- Davies CJ, Stegman DR, Dumberry M (2014) The strength of gravitational core-mantle coupling. Geophys Res Lett 41, doi:10.1002/2004GL059836
- Dickey JO, Marcus SL, Viron O, Fukumori I (2002) Recent Earth oblateness variations: unraveling climate and postglacial rebound effects. Science 298:1975–1977View ArticleGoogle Scholar
- Gorshkov VL (2010) Study of the interannual variations of the Earth’s rotation. Sol Syst Res 44:487–497View ArticleGoogle Scholar
- Holme R, de Viron O (2005) Geomagnetic jerks and a high-resolution length-of-day profile for core studies. Geophys J Int 160:435–439View ArticleGoogle Scholar
- Holme R, de Viron O (2013) Characterization and implications of intradecadal variations in length of day. Nature 499:202–205View ArticleGoogle Scholar
- Hu XG, Liu LT, Hinderer J, Sun HP (2005) Wavelet filter analysis of local atmospheric pressure effects on gravity variations. J Geod 79:447–459View ArticleGoogle Scholar
- Hu XG, Liu LT, Hinderer J, Sun HP (2006) Wavelet filter analysis of atmospheric pressure effects in the long-period seismic mode band. Phys Earth Planet Inter 154:70–84View ArticleGoogle Scholar
- Liu LT, Hsu HT, Grafarend EW (2007) Normal Morlet wavelet transform and its application to the Earth’s polar motion. J Geophys Res 112:B08401. doi:10.1029/2006JB004895 Google Scholar
- Mandea M, Holme R, Pais A, Pinheiro K, Jackson A, Verbanac G (2010) Geomagnetic jerks: rapid core field variations and core dynamics. Space Sci Rev 155:147–175View ArticleGoogle Scholar
- Marcus SL, Chao Y (1998) Detection and modeling of nontidal oceanic effects on Earth’s rotation rate. Science 281:1656–1659View ArticleGoogle Scholar
- Mound JE, Buffett BA (2003) Interannual oscillations in length of day: implications for the structure of the mantle and core. J Geophys Res 108(B7):2334. doi:10.1029/2002JB002054 Google Scholar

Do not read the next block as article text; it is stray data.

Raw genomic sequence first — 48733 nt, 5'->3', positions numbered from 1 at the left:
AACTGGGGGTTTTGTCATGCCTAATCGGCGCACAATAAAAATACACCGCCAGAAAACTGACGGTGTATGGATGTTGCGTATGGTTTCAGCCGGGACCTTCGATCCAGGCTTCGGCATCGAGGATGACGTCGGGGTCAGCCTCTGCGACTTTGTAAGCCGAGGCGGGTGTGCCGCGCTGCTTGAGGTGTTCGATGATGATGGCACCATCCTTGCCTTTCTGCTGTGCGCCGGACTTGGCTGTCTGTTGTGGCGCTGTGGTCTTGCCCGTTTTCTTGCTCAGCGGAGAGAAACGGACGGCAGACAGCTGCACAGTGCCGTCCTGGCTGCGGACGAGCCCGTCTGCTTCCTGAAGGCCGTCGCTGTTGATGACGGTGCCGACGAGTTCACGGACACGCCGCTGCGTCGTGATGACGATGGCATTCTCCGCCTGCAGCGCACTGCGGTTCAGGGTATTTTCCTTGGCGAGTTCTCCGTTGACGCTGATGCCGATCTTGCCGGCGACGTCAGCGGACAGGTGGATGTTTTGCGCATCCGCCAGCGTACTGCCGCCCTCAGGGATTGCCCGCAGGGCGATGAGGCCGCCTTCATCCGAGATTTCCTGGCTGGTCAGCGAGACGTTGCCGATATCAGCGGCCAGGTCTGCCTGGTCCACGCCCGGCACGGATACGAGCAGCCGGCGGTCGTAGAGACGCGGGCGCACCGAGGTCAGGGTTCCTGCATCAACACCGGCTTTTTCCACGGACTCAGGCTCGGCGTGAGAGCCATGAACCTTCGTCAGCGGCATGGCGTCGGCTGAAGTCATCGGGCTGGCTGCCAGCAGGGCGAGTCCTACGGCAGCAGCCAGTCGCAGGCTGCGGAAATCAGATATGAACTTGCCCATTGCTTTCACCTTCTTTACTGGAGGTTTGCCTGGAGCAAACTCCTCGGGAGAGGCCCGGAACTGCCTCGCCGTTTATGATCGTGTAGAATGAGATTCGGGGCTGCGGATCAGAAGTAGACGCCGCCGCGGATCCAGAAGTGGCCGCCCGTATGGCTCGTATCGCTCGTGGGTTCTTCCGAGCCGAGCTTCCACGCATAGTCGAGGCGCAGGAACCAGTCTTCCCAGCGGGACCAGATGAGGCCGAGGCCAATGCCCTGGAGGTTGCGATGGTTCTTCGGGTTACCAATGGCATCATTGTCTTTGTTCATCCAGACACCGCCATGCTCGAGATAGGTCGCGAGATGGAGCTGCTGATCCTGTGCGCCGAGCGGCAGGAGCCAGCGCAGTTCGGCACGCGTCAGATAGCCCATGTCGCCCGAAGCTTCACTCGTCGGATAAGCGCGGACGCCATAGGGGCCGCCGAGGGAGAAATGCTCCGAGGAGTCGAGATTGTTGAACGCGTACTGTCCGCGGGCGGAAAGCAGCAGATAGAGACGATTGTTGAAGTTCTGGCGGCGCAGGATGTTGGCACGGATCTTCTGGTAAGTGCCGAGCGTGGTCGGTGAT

- Mound JE, Buffett BA (2006) Detection of a gravitational oscillation in length-of-day. Earth Planet Sci Lett 243:383–389. doi:10.1016/j. epsl.2006.01.043 View ArticleGoogle Scholar
- Silva L, Jackson L, Mound J (2012) Assessing the importance and expression of the 6 year geomagnetic oscillation. J Geophys Res 117:B10101. doi:10.1029/2012JB009405 Google Scholar
- Wang QL, Chen YT, Cui DX, Wang WP, Liang WF (2000) Decadal correlation between crustal deformation and variation in length of day of the Earth. Earth Planets Space 52:989–992View ArticleGoogle Scholar
- Yan HM, Chao BF (2012) Effect of global mass conservation among geophysical fluids on the seasonal length of day variation. J Geophys Res 117:B02401. doi:10.1029/2011JB008788 Google Scholar
- Zheng D, Chao BF, Zhou Y, Yu N (2000) Improvement of the edge effect of the wavelet time-frequency spectrum: application to the length-of-day series. J Geod 74:249–254View ArticleGoogle Scholar